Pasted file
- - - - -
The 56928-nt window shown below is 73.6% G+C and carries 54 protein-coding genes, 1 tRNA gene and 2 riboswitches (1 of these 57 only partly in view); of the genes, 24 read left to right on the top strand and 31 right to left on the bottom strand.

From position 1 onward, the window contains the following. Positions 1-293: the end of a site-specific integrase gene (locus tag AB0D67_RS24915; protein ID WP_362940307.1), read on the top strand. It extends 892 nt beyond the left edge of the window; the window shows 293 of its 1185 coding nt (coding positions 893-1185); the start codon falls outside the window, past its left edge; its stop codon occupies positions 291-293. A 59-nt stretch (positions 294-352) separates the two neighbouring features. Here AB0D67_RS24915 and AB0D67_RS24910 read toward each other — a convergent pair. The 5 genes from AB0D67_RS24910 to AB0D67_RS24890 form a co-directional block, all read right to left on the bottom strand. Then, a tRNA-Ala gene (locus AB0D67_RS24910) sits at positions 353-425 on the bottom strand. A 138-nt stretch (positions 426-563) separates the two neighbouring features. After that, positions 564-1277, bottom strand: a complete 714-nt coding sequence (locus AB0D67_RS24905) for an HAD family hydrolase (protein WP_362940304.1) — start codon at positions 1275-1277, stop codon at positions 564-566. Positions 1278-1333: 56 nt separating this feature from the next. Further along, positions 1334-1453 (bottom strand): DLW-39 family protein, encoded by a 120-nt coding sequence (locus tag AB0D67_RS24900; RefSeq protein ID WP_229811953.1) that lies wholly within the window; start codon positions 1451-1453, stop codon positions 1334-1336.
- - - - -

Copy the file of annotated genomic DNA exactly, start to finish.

The 56928-nt window shown below is 73.6% G+C and carries 54 protein-coding genes, 1 tRNA gene and 2 riboswitches (1 of these 57 only partly in view); of the genes, 24 read left to right on the top strand and 31 right to left on the bottom strand.

From position 1 onward, the window contains the following. Positions 1-293: the end of a site-specific integrase gene (locus tag AB0D67_RS24915; protein ID WP_362940307.1), read on the top strand. It extends 892 nt beyond the left edge of the window; the window shows 293 of its 1185 coding nt (coding positions 893-1185); the start codon falls outside the window, past its left edge; its stop codon occupies positions 291-293. A 59-nt stretch (positions 294-352) separates the two neighbouring features. Here AB0D67_RS24915 and AB0D67_RS24910 read toward each other — a convergent pair. The 5 genes from AB0D67_RS24910 to AB0D67_RS24890 form a co-directional block, all read right to left on the bottom strand. Then, a tRNA-Ala gene (locus AB0D67_RS24910) sits at positions 353-425 on the bottom strand. A 138-nt stretch (positions 426-563) separates the two neighbouring features. After that, positions 564-1277, bottom strand: a complete 714-nt coding sequence (locus AB0D67_RS24905) for an HAD family hydrolase (protein WP_362940304.1) — start codon at positions 1275-1277, stop codon at positions 564-566. Positions 1278-1333: 56 nt separating this feature from the next. Further along, positions 1334-1453 (bottom strand): DLW-39 family protein, encoded by a 120-nt coding sequence (locus tag AB0D67_RS24900; RefSeq protein ID WP_229811953.1) that lies wholly within the window; start codon positions 1451-1453, stop codon positions 1334-1336.